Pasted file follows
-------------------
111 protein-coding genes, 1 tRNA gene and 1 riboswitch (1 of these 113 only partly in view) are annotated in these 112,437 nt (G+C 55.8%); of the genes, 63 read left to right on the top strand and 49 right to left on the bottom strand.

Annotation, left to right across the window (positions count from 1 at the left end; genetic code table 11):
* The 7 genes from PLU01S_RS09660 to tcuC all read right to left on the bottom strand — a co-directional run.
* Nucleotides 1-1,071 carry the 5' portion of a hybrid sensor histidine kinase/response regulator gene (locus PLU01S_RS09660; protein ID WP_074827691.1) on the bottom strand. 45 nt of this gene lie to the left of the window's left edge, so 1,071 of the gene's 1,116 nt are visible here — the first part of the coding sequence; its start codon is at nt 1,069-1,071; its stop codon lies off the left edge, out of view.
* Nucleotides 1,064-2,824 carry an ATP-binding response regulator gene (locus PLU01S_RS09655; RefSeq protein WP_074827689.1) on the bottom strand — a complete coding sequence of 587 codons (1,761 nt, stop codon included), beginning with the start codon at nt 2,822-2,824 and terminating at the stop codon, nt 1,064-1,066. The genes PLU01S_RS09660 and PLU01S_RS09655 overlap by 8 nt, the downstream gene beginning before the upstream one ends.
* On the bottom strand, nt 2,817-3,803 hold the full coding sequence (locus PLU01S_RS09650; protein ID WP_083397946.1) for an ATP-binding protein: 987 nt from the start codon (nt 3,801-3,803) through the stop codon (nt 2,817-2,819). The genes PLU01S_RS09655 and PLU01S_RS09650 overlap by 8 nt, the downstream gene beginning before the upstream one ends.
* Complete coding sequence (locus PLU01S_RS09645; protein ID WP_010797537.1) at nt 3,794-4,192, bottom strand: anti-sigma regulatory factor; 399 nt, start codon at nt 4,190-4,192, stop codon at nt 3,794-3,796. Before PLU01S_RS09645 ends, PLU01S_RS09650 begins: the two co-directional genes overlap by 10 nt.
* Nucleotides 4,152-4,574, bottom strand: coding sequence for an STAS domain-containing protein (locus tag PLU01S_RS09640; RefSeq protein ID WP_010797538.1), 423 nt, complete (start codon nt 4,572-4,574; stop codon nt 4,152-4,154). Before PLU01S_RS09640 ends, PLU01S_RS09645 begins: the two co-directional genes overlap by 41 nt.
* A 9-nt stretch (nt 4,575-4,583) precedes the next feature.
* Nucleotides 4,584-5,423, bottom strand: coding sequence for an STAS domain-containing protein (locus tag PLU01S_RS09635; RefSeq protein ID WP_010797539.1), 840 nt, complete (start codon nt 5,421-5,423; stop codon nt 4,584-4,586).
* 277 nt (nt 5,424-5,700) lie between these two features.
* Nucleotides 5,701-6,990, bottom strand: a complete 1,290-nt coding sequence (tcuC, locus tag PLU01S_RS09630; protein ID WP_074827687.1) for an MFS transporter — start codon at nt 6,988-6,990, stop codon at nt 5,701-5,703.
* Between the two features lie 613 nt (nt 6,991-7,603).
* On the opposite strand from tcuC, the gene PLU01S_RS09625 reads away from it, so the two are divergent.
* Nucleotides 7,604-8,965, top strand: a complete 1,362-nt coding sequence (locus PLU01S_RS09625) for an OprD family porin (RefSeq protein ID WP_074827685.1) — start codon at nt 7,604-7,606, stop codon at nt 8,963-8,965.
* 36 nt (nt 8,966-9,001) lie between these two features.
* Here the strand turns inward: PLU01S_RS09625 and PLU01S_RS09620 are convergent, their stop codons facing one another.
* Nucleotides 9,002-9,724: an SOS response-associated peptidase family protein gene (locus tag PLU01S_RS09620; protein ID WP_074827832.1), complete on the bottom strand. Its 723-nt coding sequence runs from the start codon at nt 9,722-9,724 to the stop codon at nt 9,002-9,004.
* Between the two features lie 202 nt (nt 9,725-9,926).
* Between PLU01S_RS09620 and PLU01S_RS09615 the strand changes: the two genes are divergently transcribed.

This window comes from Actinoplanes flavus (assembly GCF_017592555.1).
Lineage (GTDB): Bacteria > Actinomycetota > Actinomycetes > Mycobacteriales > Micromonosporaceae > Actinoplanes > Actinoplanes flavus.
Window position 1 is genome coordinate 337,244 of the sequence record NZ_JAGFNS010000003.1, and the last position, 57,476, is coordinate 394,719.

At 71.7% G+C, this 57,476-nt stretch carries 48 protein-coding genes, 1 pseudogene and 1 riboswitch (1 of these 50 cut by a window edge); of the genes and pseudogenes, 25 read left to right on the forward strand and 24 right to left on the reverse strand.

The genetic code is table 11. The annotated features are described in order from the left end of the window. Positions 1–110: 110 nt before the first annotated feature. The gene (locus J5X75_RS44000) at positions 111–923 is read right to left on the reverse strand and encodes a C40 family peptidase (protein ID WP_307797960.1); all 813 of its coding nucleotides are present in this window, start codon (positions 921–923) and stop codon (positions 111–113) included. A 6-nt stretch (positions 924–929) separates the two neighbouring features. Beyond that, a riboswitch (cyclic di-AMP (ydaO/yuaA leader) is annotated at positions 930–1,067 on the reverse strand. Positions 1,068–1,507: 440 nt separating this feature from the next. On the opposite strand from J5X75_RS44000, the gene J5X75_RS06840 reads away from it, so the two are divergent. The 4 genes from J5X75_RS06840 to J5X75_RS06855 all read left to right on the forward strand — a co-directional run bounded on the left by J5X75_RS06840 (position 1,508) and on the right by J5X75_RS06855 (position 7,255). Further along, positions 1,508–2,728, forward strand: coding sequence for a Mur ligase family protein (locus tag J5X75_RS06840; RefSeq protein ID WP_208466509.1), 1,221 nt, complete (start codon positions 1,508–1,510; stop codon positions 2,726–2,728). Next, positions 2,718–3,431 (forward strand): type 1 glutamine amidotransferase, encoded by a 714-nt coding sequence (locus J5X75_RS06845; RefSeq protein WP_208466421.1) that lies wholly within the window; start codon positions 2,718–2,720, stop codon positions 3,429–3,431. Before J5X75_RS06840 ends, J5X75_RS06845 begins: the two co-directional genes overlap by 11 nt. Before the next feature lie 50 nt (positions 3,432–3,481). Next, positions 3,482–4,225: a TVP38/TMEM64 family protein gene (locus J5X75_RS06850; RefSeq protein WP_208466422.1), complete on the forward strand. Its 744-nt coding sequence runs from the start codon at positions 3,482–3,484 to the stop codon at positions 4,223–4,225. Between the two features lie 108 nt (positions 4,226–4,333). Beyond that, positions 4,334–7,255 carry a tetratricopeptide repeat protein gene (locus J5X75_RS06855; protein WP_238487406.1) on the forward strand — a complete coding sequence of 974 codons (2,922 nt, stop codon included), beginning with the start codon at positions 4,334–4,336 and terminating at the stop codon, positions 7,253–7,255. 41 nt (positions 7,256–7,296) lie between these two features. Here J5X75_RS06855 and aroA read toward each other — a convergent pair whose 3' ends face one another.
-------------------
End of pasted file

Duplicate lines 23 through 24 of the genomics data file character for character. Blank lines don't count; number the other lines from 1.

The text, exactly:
Window position 1 is genome coordinate 337,244 of the sequence record NZ_JAGFNS010000003.1, and the last position, 57,476, is coordinate 394,719.

At 71.7% G+C, this 57,476-nt stretch carries 48 protein-coding genes, 1 pseudogene and 1 riboswitch (1 of these 50 cut by a window edge); of the genes and pseudogenes, 25 read left to right on the forward strand and 24 right to left on the reverse strand.